24-Karat Nuggets About Gold

Fascinating facts about our favourite precious metal

By Emily Goodman Updated: Oct 26, 2022 12:31:30 IST
24-Karat Nuggets About Gold Illustration by Serge Bloch; scyther5/Getty Images (gold nugget)

1. Pure gold is so ductile (translation: stretchy), a mere 28 grams of it can be drawn out into a thread 80 km long without breaking (at which point it also would be too thin to see). If you did this to all of the existing gold in the world, it would wrap around the earth 11 million times.

2. Contrary to popular belief, biting on gold is not a reliable way to tell whether it’s genuine—other metals are also soft enough to show teeth marks. And though many champs chomp down on their prizes, Olympic gold medals haven’t been made from that metal since the 1912 Summer Games in Stockholm. Modern gold medals are mostly silver; those from the 2016 Games in Rio contained only 1.2 per cent gold.

3. The Nobel Prize medal is still made of gold, though it was downgraded in 1980, when it went from 23 karats (24 is pure) to an 18-karat core coated in 23-karat gold. The gold in each medal is worth about $8,000 (Rs 6,00,700).

4. A naturally yellow element, gold changes colour when mixed with other metals, which also gives it added strength. White gold contains nickel or palladium. Rose gold gets its hue from copper. There’s even green gold, which has silver and sometimes zinc or cadmium. To determine how much gold is in any piece, divide the karat content by 24 and multiply by 100. The ­resulting percentage is the amount that is gold.

5. Gold has been used in medicine for millennia. The ancient Romans made dental bridges out of it, a practice they learnt from the Etruscans. For much of the 20th century, doctors reduced their rheumatoid arthritis patients’ pain and swelling with intramuscular injections of gold compounds that have anti-inflammatory properties. Today, some oncologists use gold compounds to shrink cancerous tumours.

6. The term ‘bullion’, which refers to gold bars or coins ready to be traded, comes from the Latin word for ‘boil’. That’s how to remove gold’s impurities—at a mere 2,856 degrees C.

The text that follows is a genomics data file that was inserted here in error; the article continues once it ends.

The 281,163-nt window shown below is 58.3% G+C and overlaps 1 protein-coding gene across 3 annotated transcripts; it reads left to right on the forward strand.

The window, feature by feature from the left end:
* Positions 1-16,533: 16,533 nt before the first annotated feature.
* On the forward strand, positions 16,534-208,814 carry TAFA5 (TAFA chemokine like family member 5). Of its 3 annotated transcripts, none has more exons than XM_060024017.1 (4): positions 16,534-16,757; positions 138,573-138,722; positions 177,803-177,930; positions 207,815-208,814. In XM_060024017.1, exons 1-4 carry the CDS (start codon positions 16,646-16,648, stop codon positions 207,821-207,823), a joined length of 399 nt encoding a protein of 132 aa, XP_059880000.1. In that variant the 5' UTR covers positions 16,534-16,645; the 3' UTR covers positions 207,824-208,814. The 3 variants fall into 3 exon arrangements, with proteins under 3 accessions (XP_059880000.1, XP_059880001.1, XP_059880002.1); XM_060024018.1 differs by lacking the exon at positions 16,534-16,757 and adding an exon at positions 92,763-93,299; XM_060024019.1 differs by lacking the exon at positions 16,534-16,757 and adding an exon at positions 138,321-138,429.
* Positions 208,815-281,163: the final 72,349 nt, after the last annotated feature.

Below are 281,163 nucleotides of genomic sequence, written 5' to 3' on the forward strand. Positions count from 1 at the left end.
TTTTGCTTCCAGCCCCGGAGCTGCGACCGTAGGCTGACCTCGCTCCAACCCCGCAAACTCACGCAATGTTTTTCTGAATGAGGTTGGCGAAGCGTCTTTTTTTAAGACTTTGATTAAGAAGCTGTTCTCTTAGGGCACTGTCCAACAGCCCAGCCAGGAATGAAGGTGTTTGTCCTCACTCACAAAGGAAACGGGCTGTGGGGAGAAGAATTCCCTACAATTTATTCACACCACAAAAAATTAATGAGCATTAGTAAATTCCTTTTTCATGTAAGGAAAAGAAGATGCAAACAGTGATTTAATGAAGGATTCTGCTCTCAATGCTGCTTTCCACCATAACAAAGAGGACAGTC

7. The U.S. Treasury currently holds 147.3 million ounces of gold bullion. About half of it is stored at Fort Knox, a stash that’s worth more than $130 billion. Security at Fort Knox is so tight, only one president has ever been inside the vaults: Franklin Delano Roosevelt, the same president who effectively took us off the gold standard in 1933. (The United States didn’t fully abandon it until 1971.)

8. Most of the world’s gold is now mined in China. The country overtook South Africa for total historical gold production in 2017. But the world’s largest gold crystal—an extremely rare geometric formation that can appear on gold specimens—weighed 7.7 ounces and was found decades ago in Venezuela.

9. Among the more surprising—and unpleasant—sources of gold: treated sewage. In 2015, after analyzing sewer sludge from local treatment plants, researchers at Arizona State University concluded that the sewage produced each year in a city of a million people includes, on average, $2.6 million [Rs 1,94,59,817] worth of gold and silver.

10. We have already extracted about 80 per cent of the world’s 2,44,000 mineable tons of gold. Ocean waters and seabeds contain about 20 million more tons, but this treasure remains largely untouched because of the prohibitive costs to tap it. But the biggest trove is in outer space. One asteroid alone (called 16 Psyche) has a few hundred quintillion dollars’ worth.

11. But so far, we’ve only brought gold to space, not taken any from it. Space suits and spacecraft are coated in gold to reflect harmful infrared radiation from the sun. Any instrument NASA wants to keep cool gets a gold coating as well (since radiation is also a great source of heat). This includes the James Webb telescope, the world’s most power­ful space telescope, set to be launched later this year.

12. Pyrite, the mineral better known as fool’s gold, has fooled many, including the famed English seaman and founder of the Jamestown colony, Christopher Newport, who sailed a shipload of it to London in the 1600s. Although pyrite can be a disappointing find, it is often discovered near sources of real gold, so a miner who stops digging once he finds a piece of pyrite may be the real fool.

13. Don’t go looking for a pot of the precious metal at the end of a rainbow. One version of this legend is more of a cautionary tale: When a poor Irish husband and wife pull the last carrot out of their garden, they catch a leprechaun dangling from it. The leprechaun agrees to grant all their wishes if they find his pot of gold at the end of the rainbow, leaving them to forever chase a fictitious fortune.

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